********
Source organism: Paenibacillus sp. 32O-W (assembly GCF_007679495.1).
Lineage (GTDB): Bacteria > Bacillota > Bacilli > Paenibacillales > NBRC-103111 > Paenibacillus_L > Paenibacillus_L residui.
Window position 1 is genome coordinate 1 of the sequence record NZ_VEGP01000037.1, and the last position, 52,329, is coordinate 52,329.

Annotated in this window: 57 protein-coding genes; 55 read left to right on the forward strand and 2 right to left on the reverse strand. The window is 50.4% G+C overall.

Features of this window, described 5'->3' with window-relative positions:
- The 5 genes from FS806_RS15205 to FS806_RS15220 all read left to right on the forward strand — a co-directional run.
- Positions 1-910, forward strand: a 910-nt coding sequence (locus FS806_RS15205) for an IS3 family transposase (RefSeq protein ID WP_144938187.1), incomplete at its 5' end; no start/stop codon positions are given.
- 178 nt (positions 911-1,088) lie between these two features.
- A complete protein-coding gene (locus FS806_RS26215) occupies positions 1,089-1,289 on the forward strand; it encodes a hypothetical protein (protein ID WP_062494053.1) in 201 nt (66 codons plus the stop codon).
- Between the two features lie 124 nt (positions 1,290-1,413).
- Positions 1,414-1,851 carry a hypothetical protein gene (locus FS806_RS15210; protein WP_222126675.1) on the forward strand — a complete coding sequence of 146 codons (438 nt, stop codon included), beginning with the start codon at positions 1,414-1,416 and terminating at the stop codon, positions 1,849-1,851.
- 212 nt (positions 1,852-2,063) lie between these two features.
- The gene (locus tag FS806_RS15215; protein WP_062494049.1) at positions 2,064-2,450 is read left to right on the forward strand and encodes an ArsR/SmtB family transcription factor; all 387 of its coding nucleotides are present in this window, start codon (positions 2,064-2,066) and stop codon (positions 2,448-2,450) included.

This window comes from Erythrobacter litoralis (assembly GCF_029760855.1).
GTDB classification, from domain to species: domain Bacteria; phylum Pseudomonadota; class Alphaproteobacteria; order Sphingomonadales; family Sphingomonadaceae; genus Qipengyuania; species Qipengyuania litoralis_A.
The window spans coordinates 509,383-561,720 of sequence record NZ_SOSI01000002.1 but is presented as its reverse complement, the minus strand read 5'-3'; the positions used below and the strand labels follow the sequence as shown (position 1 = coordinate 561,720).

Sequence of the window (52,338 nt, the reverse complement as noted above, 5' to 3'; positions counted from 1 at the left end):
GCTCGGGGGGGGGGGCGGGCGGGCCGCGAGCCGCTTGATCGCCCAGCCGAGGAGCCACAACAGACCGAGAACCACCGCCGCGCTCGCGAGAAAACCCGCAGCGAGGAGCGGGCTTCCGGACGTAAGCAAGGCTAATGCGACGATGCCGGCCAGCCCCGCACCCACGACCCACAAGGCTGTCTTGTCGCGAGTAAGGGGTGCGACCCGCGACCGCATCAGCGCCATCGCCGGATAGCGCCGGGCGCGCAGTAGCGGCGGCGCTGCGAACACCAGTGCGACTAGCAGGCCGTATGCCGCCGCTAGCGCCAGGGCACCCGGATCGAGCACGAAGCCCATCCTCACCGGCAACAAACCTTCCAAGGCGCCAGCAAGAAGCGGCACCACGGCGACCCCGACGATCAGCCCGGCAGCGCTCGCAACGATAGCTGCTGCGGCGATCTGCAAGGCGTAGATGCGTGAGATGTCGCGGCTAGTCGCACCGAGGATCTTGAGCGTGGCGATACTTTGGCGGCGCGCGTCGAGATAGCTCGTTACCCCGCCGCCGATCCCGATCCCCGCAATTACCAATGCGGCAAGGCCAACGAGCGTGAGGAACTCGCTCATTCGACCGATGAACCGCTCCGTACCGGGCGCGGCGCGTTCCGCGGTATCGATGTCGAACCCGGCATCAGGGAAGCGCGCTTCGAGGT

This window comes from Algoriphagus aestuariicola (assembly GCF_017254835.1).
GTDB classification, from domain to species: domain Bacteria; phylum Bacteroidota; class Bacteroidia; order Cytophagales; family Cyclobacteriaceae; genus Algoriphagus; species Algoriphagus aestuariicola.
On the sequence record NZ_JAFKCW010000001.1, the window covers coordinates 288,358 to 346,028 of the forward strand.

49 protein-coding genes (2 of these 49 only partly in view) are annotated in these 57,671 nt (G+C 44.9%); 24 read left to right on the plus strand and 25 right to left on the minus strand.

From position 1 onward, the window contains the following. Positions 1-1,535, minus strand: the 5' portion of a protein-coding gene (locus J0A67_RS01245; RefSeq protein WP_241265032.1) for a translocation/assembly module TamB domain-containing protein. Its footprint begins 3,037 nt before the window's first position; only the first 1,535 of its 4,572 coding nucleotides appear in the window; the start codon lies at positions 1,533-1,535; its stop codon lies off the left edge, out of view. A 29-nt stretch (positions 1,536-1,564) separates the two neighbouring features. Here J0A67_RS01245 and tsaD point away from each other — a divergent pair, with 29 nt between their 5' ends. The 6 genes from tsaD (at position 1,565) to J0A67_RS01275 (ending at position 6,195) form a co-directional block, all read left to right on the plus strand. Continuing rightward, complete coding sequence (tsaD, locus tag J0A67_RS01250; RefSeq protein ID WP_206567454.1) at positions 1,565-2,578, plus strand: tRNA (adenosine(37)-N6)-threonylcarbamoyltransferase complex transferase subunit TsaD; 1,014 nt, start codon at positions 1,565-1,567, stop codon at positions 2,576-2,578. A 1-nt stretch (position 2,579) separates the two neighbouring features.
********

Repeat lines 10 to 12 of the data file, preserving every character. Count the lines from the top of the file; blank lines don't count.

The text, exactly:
- Between the two features lie 124 nt (positions 1,290-1,413).
- Positions 1,414-1,851 carry a hypothetical protein gene (locus FS806_RS15210; protein WP_222126675.1) on the forward strand — a complete coding sequence of 146 codons (438 nt, stop codon included), beginning with the start codon at positions 1,414-1,416 and terminating at the stop codon, positions 1,849-1,851.
- 212 nt (positions 1,852-2,063) lie between these two features.